Robert Frank, a pioneering documentary photographer whose raw style placed him among the 20th century’s greats, has died, according to The New York Times. He was 94 years old.
The Swiss-born photographer rose to fame with the publication of his landmark book “The Americans,” an unflinching look at US society that proved hugely influential.
Born on November 9, 1924 in Zurich, Switzerland, he grew up in a family of German Jewish industrialists, and became passionate about photography at the age of 12. He trained as a photo assistant in Zurich and Basel from 1940 to 1942.
After World War II, Frank moved to the United States, doing fashion and reporting photography for magazines that included Fortune, Life, Look and Harper’s Bazaar.
But he grew “tired of romanticism,” and, armed with his gut and a pair of Leicas, Frank began recording scenes of daily life.
His seminal book — published in France in 1958 and stateside one year later — emerged out of a series of road trips across the United States with his family in the mid-1950s, a journey akin to those made by his friend and writer Jack Kerouac and others from the “Beat Generation.”
Classic photographic techniques were of little use to Frank, who snapped away as telling vignettes presented themselves, producing 28,000 images that were boiled down to 83 for a book that rewrote the rules of photo-journalism.
At lunch counters and drive-in movie theaters, on Route 66 and at champagne get-togethers, his gritty, subjective style laid bare a wide range of emotions and relationships, notably racial, that were rarely found in the popular illustrated magazines of the time.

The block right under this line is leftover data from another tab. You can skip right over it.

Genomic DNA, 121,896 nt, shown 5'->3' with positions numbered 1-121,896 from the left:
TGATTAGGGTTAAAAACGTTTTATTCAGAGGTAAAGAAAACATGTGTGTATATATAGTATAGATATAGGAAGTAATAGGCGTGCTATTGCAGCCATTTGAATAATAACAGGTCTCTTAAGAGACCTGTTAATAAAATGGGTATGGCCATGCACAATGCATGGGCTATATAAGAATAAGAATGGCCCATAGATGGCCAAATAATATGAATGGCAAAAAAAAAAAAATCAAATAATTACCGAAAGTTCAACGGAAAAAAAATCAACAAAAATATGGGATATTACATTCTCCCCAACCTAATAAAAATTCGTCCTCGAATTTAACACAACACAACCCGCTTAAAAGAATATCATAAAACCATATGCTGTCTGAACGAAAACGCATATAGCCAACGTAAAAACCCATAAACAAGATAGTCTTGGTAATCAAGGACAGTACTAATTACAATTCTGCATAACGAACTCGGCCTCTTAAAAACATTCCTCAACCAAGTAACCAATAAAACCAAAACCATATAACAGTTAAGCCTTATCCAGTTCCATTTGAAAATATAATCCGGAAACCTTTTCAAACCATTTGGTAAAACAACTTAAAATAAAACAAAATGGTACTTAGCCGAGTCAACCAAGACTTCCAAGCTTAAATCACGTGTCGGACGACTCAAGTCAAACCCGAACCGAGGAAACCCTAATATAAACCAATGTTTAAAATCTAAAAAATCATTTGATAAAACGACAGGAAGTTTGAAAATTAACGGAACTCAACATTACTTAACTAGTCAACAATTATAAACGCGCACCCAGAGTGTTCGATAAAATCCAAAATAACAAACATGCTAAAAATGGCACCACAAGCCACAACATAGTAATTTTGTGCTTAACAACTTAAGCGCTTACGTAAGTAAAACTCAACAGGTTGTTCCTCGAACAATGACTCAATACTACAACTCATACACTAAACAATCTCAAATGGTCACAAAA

As Kerouac wrote in the preface to the book’s US edition, Frank “sucked a sad poem right out of America onto film.”
© 2019 AFP
Brian Williams compares Corey Lewandowski’s opening statement to the North Korean news lady
MSNBC host Brian Williams on Tuesday noted the similarities between former Trump campaign manager Corey Lewandowski and North Korean news anchor Ri Chun Hee.
"Corey Lewandowski, the former Trump campaign manager who is now considering a Senate run in New Hampshire, testified before the House Judiciary Committee today," Williams reported. "It is likely his North Korean anchorwoman-quality opening remarks were meant were one viewer (Donald Trump)."
Ri, who has earned the nickname "Pink Lady," is known for her enthusiastic reading of government-approved news.
Watch the video below from MSNBC.
‘Train-wreck of a witness’: Analysts nail ‘obstructive’ Corey Lewandowski for proving the Democrats’ case
Political commentator Catherine Rampell disagreed with New York Times columnist Frank Bruni that the Democrats faltered during the hearing with Corey Lewandowski Tuesday. Former state and federal prosecutor Elie Honig called Lewandowski a "train-wreck of a witness."
She explained that Democrats had an extremely low bar: they had to prove Trump obstructed justice and that Corey Lewandowski gave one of the examples of such obstructions. In that sense, Rampell said they accomplished their goals.
"I don’t think this was a great day for Corey Lewandowski," she began. "This is a guy who went on TV and announced to the world -- apparently at the same time he is also trying to fundraise for Senate -- that he lies most of the time. Except when he's under oath."
WATCH: Ana Navarro keeps shouting down Trump booster — even as CNN host cuts to commercial
President Donald Trump cheered on his top Hispanic advisor Steve Cortes, who appeared before a New Mexico audience. Trump asked Cortes which he loved more, Hispanics or America, which prompted CNN's Ana Navarro to blast the president for racism. Meanwhile, Trump's latest CNN shill cried "political correctness."
"Look, I suspect he didn't want to offend Steve Cortes and I suspect Steve Cortes was not offended," Navarro said. "But really what a stupid thing to say. Right? To somehow ask the question about whether you love the country more than you love Hispanics -- they are one and the same."